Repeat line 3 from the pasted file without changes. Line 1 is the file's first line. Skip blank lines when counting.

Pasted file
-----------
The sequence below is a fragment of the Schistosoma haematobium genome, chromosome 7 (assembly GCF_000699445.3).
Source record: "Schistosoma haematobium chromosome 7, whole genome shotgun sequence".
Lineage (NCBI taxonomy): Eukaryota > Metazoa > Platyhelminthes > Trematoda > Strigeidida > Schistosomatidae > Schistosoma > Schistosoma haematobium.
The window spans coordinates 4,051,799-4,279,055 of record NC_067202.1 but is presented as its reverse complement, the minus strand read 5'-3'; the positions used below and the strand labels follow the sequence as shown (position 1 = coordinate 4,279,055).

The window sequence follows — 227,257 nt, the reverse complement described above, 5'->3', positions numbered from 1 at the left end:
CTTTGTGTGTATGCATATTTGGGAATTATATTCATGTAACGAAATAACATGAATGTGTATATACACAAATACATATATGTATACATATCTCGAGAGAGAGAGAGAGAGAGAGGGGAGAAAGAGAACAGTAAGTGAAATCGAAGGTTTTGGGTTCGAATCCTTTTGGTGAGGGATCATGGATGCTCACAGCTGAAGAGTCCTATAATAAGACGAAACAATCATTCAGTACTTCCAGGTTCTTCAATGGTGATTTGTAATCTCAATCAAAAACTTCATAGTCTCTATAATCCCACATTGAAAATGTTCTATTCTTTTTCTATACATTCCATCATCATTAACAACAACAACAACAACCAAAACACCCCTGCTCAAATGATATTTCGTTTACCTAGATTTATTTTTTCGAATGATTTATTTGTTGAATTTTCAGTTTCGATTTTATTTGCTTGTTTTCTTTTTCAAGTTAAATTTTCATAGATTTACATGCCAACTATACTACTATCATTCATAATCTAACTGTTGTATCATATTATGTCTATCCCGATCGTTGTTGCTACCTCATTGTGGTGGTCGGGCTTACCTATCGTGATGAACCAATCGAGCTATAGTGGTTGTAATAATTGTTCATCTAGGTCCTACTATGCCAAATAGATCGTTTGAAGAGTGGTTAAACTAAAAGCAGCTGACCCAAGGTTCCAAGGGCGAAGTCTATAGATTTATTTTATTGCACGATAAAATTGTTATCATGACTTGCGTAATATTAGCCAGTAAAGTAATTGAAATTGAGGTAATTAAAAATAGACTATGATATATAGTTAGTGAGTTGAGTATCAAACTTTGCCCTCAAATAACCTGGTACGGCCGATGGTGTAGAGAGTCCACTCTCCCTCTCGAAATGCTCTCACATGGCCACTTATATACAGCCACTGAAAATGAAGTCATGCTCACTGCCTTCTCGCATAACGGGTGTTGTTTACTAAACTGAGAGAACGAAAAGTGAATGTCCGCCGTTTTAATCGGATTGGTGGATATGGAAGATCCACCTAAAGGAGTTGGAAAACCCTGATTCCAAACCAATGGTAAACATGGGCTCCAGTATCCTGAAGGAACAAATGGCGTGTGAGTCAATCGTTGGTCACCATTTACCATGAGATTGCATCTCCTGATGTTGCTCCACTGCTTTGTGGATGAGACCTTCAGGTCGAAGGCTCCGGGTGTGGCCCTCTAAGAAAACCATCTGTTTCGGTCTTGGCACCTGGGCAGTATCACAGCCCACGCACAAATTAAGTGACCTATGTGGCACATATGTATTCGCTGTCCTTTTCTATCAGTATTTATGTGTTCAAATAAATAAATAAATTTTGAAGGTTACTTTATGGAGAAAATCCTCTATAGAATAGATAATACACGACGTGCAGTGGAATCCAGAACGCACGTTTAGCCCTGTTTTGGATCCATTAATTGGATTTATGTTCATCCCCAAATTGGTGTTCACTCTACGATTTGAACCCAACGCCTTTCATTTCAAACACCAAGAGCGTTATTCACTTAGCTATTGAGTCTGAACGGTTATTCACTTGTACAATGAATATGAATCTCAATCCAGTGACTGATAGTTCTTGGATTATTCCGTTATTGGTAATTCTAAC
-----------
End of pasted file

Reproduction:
Lineage (NCBI taxonomy): Eukaryota > Metazoa > Platyhelminthes > Trematoda > Strigeidida > Schistosomatidae > Schistosoma > Schistosoma haematobium.